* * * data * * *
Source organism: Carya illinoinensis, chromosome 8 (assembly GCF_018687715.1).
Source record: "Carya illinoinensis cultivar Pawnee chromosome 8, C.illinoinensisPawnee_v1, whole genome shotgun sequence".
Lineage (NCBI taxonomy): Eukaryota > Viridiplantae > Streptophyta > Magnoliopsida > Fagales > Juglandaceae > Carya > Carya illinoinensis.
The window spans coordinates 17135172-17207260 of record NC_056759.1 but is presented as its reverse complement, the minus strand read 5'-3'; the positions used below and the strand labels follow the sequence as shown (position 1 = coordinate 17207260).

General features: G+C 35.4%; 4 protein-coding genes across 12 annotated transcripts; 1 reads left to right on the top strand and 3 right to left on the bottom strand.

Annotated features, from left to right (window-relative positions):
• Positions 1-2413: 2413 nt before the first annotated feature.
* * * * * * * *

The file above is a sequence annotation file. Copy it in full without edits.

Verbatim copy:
Source organism: Carya illinoinensis, chromosome 8 (assembly GCF_018687715.1).
Source record: "Carya illinoinensis cultivar Pawnee chromosome 8, C.illinoinensisPawnee_v1, whole genome shotgun sequence".
Lineage (NCBI taxonomy): Eukaryota > Viridiplantae > Streptophyta > Magnoliopsida > Fagales > Juglandaceae > Carya > Carya illinoinensis.
The window spans coordinates 17135172-17207260 of record NC_056759.1 but is presented as its reverse complement, the minus strand read 5'-3'; the positions used below and the strand labels follow the sequence as shown (position 1 = coordinate 17207260).

General features: G+C 35.4%; 4 protein-coding genes across 12 annotated transcripts; 1 reads left to right on the top strand and 3 right to left on the bottom strand.

Annotated features, from left to right (window-relative positions):
• Positions 1-2413: 2413 nt before the first annotated feature.